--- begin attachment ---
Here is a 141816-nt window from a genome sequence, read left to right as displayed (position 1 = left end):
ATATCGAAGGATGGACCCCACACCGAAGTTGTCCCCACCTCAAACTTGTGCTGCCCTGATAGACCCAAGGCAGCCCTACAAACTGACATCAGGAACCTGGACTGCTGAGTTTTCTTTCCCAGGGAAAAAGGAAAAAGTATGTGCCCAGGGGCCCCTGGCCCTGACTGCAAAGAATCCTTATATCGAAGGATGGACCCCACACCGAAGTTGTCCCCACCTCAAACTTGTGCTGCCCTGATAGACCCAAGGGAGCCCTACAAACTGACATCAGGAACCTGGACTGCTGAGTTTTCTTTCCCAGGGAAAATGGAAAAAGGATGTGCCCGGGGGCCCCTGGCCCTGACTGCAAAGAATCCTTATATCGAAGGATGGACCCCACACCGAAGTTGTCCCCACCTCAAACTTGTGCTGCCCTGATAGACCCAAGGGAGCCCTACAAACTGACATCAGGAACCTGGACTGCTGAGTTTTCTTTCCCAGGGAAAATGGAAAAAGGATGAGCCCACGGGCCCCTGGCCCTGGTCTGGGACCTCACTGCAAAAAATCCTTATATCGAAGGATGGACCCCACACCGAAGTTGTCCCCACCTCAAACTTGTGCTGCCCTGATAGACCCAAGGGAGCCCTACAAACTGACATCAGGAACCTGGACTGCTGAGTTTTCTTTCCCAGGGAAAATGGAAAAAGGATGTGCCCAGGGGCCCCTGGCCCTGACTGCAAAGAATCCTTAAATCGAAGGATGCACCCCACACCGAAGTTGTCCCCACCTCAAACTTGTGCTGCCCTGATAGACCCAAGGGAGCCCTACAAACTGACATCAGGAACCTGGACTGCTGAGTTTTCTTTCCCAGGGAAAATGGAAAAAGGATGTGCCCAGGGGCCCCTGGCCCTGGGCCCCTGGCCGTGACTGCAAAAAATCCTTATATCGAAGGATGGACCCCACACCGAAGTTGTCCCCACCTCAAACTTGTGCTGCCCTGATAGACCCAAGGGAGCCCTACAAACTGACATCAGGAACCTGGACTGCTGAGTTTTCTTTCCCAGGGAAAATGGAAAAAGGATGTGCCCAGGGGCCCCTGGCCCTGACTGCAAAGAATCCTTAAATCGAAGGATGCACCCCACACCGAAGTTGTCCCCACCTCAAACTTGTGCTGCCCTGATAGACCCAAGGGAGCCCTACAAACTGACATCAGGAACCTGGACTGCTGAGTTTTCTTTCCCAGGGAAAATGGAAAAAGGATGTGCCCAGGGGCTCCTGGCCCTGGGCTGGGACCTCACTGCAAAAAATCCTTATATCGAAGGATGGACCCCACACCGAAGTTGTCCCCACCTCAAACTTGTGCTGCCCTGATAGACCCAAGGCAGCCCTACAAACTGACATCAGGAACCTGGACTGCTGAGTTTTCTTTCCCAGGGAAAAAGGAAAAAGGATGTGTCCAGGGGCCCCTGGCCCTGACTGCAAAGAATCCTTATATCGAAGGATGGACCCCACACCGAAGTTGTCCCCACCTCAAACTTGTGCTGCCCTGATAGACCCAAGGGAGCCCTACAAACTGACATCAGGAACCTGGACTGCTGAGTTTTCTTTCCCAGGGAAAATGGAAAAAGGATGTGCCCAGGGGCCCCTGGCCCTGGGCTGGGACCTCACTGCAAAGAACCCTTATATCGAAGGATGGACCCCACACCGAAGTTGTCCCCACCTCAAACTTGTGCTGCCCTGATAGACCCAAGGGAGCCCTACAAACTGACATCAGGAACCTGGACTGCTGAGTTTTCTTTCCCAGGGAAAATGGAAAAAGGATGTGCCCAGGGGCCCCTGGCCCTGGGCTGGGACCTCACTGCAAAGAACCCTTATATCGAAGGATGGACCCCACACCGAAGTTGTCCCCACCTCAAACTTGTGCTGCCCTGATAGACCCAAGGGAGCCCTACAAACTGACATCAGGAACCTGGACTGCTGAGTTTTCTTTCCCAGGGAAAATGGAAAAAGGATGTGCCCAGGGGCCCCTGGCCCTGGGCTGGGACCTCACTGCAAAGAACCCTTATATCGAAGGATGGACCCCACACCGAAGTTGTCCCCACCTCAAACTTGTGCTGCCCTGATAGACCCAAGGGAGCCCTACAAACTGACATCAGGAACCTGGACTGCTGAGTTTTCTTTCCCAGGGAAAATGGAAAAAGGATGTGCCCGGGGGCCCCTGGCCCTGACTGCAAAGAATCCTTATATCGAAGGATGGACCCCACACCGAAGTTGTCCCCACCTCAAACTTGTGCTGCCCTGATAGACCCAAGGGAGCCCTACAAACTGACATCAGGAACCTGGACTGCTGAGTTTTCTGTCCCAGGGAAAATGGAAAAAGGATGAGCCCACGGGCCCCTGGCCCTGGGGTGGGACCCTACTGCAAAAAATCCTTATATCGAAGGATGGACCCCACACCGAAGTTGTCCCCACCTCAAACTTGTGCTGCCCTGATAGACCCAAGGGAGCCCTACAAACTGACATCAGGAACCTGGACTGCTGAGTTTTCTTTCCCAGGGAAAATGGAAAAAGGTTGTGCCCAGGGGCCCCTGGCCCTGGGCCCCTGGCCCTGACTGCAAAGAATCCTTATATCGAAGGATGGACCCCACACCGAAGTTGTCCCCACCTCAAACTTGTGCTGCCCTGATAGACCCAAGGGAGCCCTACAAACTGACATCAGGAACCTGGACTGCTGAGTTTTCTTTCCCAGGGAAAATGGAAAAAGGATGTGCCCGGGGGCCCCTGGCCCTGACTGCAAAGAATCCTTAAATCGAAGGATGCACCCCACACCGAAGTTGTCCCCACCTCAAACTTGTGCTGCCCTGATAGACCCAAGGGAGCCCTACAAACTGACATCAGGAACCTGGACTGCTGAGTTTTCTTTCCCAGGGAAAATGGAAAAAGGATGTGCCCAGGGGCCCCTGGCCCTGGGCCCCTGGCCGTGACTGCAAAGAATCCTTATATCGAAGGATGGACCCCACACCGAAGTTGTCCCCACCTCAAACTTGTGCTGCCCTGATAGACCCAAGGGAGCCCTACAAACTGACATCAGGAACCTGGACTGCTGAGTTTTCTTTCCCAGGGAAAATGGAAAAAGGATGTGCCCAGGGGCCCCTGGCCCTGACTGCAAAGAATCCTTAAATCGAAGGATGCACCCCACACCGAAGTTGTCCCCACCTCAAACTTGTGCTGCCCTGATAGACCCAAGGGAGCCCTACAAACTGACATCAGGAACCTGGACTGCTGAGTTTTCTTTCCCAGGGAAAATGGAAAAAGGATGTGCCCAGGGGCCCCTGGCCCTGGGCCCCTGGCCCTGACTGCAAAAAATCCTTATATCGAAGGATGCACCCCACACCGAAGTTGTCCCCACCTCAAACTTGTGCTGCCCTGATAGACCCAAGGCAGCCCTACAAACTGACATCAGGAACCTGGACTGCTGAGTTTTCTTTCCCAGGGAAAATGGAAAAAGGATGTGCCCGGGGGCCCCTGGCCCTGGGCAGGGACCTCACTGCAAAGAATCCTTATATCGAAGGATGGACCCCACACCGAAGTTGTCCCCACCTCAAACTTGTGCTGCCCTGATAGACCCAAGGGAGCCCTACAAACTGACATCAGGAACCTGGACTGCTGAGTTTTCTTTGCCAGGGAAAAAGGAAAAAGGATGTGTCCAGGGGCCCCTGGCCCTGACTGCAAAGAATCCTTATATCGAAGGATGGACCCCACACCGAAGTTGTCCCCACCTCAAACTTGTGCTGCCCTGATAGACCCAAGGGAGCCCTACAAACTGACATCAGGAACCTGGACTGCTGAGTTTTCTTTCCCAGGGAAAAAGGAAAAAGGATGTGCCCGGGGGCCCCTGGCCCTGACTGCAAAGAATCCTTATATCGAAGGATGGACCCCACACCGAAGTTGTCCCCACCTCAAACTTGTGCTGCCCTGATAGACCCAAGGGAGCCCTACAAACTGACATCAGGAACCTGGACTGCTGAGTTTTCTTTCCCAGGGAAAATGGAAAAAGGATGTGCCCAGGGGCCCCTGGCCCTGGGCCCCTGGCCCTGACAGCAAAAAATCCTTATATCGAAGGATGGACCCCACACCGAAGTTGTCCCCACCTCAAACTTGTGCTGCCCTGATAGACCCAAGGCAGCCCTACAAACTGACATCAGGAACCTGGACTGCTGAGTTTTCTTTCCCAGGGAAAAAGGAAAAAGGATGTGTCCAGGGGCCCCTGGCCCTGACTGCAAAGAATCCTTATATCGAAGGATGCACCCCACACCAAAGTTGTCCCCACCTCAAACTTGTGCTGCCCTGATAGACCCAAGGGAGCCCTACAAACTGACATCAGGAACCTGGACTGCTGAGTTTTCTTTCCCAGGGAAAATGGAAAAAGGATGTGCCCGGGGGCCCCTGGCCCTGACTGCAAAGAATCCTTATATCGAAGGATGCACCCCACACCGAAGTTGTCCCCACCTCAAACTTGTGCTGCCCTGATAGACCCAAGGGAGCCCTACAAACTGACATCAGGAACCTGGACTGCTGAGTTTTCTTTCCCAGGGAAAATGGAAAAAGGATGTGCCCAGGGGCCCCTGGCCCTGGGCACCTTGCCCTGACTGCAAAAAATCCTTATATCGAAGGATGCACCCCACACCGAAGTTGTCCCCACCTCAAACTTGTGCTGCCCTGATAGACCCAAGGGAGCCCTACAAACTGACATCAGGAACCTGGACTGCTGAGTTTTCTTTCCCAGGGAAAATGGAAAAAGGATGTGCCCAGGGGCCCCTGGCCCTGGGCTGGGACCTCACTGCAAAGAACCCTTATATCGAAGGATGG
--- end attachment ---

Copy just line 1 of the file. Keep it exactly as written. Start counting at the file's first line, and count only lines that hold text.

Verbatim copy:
Here is a 141816-nt window from a genome sequence, read left to right as displayed (position 1 = left end):